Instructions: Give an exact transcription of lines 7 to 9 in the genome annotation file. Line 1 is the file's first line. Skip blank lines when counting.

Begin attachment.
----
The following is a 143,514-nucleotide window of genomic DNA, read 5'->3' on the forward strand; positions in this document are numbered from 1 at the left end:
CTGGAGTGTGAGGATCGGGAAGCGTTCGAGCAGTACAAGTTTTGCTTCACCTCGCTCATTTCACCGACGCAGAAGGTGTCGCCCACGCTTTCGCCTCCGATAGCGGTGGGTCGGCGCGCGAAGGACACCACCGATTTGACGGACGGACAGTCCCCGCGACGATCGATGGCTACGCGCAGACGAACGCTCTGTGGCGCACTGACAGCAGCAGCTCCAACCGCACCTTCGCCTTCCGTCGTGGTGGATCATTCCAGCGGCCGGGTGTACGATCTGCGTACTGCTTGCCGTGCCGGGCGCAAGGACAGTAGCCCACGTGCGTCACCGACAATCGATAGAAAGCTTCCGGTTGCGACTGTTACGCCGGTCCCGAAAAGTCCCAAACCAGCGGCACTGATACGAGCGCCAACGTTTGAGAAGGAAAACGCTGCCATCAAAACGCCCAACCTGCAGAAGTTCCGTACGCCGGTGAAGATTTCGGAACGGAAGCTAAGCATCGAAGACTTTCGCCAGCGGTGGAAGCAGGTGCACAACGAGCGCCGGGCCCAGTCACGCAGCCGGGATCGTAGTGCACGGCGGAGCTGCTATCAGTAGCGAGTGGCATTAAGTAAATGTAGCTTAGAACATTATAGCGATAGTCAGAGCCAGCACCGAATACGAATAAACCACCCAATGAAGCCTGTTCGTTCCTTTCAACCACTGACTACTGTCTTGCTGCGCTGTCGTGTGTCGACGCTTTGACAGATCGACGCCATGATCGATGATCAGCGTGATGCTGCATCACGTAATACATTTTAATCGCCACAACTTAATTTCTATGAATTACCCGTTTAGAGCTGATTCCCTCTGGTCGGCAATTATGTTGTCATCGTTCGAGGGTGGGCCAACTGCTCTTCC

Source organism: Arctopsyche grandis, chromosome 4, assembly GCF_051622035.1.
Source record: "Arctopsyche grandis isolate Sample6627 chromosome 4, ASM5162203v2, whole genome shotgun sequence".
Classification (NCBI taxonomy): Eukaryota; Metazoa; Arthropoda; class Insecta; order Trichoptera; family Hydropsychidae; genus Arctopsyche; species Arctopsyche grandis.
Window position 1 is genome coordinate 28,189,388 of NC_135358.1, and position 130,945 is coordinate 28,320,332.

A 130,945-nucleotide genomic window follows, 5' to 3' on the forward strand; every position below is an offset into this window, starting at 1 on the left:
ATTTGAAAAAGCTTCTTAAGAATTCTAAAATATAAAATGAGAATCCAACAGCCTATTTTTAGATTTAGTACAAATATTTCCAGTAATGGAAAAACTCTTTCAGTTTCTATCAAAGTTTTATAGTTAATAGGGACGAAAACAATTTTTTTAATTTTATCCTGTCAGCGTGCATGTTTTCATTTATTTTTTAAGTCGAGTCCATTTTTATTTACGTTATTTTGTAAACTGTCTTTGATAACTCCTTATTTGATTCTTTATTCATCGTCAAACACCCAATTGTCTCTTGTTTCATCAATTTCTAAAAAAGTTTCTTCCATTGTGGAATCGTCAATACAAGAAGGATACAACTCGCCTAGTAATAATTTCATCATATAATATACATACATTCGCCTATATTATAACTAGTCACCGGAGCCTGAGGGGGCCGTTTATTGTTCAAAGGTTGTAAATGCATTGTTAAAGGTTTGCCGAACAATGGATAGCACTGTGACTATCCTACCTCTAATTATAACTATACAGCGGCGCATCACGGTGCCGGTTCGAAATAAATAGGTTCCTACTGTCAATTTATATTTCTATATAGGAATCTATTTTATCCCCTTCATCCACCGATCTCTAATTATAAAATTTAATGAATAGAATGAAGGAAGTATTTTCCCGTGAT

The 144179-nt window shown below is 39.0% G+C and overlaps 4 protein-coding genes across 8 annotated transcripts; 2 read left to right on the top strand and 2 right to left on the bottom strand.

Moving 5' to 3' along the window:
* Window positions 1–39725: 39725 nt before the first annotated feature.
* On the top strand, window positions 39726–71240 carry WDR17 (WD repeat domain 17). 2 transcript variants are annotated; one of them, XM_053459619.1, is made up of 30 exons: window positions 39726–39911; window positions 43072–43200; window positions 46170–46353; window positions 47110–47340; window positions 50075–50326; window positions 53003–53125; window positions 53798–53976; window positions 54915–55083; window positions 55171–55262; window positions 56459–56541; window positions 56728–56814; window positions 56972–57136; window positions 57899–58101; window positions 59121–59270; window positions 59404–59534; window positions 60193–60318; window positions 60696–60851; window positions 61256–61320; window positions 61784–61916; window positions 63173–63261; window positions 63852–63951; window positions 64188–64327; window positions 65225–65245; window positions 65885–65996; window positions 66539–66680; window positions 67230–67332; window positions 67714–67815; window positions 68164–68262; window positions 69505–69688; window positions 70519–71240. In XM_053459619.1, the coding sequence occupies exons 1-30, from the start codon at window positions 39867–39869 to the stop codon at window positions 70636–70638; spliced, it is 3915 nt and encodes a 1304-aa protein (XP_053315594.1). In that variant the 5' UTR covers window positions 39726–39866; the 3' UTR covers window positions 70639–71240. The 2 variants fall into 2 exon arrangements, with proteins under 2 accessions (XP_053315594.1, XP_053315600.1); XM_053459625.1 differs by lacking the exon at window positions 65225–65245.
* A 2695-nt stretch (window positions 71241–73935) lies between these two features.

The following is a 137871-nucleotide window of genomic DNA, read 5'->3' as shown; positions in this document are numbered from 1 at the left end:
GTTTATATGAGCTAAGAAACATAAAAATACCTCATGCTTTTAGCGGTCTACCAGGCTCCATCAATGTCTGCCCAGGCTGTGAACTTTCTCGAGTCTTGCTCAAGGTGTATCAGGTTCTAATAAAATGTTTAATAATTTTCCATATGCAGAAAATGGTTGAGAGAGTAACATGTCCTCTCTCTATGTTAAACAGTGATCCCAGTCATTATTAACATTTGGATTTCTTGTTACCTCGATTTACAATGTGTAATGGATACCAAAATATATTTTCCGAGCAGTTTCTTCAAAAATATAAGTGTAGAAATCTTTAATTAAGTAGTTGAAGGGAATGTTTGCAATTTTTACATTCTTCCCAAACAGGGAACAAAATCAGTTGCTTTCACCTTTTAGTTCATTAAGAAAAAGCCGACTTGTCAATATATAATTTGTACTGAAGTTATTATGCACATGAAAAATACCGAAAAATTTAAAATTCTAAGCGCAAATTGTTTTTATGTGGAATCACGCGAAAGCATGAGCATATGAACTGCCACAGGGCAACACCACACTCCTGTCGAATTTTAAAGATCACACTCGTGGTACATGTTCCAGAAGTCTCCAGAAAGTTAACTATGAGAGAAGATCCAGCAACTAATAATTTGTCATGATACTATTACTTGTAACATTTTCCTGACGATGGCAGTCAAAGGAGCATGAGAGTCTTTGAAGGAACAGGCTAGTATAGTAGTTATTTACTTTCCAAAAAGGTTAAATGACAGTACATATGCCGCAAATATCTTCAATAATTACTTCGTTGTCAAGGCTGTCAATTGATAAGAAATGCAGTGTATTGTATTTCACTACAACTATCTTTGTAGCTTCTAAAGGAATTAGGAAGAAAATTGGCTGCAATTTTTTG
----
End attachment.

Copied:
A 130,945-nucleotide genomic window follows, 5' to 3' on the forward strand; every position below is an offset into this window, starting at 1 on the left:
ATTTGAAAAAGCTTCTTAAGAATTCTAAAATATAAAATGAGAATCCAACAGCCTATTTTTAGATTTAGTACAAATATTTCCAGTAATGGAAAAACTCTTTCAGTTTCTATCAAAGTTTTATAGTTAATAGGGACGAAAACAATTTTTTTAATTTTATCCTGTCAGCGTGCATGTTTTCATTTATTTTTTAAGTCGAGTCCATTTTTATTTACGTTATTTTGTAAACTGTCTTTGATAACTCCTTATTTGATTCTTTATTCATCGTCAAACACCCAATTGTCTCTTGTTTCATCAATTTCTAAAAAAGTTTCTTCCATTGTGGAATCGTCAATACAAGAAGGATACAACTCGCCTAGTAATAATTTCATCATATAATATACATACATTCGCCTATATTATAACTAGTCACCGGAGCCTGAGGGGGCCGTTTATTGTTCAAAGGTTGTAAATGCATTGTTAAAGGTTTGCCGAACAATGGATAGCACTGTGACTATCCTACCTCTAATTATAACTATACAGCGGCGCATCACGGTGCCGGTTCGAAATAAATAGGTTCCTACTGTCAATTTATATTTCTATATAGGAATCTATTTTATCCCCTTCATCCACCGATCTCTAATTATAAAATTTAATGAATAGAATGAAGGAAGTATTTTCCCGTGAT

The 144179-nt window shown below is 39.0% G+C and overlaps 4 protein-coding genes across 8 annotated transcripts; 2 read left to right on the top strand and 2 right to left on the bottom strand.